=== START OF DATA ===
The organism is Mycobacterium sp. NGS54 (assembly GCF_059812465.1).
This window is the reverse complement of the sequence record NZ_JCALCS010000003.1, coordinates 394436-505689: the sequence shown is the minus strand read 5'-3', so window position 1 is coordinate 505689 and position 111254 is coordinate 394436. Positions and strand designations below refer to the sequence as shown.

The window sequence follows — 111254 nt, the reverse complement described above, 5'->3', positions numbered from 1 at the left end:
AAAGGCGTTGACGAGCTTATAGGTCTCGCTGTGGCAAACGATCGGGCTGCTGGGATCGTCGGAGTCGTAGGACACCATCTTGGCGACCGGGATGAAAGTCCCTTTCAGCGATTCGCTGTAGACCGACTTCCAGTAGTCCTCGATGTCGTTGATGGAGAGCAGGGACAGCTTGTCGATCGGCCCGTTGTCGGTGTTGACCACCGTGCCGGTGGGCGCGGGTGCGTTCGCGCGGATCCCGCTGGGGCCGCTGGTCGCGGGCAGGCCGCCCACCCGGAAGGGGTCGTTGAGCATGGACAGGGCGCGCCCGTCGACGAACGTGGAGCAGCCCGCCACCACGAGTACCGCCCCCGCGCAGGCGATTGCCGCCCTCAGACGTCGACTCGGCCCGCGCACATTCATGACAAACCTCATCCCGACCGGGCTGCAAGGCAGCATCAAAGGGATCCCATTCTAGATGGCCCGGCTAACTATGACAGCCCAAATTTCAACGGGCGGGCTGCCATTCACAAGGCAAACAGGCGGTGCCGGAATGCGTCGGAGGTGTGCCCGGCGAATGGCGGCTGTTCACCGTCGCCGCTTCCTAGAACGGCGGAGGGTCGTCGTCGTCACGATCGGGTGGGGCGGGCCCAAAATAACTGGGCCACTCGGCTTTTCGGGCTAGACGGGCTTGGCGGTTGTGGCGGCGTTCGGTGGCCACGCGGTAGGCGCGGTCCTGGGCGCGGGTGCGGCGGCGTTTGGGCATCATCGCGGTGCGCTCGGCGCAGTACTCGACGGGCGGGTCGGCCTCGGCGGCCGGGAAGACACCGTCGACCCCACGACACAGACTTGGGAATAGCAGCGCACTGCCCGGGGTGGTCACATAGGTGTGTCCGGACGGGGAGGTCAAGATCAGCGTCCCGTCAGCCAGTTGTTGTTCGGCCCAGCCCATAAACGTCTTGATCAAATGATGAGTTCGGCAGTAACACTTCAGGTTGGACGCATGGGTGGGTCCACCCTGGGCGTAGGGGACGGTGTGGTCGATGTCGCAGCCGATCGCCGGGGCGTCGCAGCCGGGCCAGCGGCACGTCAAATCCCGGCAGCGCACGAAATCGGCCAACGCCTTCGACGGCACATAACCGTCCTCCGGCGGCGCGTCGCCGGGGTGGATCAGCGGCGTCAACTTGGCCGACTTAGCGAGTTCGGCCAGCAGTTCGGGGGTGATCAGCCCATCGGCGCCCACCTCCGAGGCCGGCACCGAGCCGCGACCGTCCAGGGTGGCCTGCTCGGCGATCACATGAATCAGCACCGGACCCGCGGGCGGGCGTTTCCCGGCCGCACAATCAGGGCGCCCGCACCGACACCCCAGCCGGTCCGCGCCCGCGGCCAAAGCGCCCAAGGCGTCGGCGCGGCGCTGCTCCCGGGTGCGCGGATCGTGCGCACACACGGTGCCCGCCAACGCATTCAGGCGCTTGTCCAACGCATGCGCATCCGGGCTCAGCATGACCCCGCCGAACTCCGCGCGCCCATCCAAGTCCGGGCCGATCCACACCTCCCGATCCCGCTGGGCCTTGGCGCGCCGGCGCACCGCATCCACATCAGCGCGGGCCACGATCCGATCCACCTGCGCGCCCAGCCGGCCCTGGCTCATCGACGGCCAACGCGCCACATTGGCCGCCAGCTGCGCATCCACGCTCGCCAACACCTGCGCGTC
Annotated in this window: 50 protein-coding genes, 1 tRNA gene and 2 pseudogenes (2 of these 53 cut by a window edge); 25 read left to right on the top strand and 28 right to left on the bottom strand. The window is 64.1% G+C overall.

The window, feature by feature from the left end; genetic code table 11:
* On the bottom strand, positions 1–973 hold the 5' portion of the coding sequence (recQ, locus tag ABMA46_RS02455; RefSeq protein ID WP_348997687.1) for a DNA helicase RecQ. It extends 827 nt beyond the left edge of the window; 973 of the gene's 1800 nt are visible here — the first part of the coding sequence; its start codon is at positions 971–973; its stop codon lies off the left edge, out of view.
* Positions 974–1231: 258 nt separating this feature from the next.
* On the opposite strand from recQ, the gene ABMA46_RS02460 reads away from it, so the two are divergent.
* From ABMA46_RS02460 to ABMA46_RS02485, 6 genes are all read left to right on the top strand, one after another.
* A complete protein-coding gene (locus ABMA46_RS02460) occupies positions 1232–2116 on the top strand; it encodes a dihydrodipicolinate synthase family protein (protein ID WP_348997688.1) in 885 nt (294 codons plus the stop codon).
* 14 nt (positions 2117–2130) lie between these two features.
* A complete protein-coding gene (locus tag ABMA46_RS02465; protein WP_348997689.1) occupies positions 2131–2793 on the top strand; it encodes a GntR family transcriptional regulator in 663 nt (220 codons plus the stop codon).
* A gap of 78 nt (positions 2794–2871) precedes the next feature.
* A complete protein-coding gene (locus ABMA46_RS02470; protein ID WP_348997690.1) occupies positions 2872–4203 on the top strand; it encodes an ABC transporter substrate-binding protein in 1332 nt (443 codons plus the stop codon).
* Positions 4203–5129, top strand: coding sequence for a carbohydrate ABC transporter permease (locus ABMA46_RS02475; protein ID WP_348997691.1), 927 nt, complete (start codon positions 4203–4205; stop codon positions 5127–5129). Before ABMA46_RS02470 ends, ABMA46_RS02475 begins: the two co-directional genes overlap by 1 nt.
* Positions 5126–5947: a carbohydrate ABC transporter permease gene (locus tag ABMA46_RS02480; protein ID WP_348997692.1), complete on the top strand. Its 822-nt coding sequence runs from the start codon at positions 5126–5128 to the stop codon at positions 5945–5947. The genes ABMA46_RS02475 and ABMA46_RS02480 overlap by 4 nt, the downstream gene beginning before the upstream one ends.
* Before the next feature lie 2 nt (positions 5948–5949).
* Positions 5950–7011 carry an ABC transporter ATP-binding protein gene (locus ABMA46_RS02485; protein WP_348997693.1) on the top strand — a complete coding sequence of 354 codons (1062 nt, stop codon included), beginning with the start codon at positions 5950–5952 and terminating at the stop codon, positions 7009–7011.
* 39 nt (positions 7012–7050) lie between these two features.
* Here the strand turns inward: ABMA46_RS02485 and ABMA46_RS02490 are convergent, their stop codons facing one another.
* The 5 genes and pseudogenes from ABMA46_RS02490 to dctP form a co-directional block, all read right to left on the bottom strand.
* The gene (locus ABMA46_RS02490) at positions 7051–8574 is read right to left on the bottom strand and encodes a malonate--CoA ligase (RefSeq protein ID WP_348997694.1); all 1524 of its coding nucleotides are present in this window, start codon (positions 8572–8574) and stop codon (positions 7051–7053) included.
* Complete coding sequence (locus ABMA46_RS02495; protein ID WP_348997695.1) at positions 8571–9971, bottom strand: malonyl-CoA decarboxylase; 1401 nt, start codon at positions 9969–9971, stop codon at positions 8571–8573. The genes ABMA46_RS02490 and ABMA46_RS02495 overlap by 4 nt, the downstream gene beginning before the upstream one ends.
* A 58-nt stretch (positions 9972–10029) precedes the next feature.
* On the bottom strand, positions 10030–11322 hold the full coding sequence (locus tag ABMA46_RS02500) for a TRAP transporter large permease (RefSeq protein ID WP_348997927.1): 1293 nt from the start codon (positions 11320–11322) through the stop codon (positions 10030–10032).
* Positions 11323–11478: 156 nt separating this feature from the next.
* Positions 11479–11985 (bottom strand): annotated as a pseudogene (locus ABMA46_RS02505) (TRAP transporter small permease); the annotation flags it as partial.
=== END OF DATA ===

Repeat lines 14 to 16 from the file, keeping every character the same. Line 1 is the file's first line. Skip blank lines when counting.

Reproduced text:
* A gap of 78 nt (positions 2794–2871) precedes the next feature.
* A complete protein-coding gene (locus ABMA46_RS02470; protein ID WP_348997690.1) occupies positions 2872–4203 on the top strand; it encodes an ABC transporter substrate-binding protein in 1332 nt (443 codons plus the stop codon).
* Positions 4203–5129, top strand: coding sequence for a carbohydrate ABC transporter permease (locus ABMA46_RS02475; protein ID WP_348997691.1), 927 nt, complete (start codon positions 4203–4205; stop codon positions 5127–5129). Before ABMA46_RS02470 ends, ABMA46_RS02475 begins: the two co-directional genes overlap by 1 nt.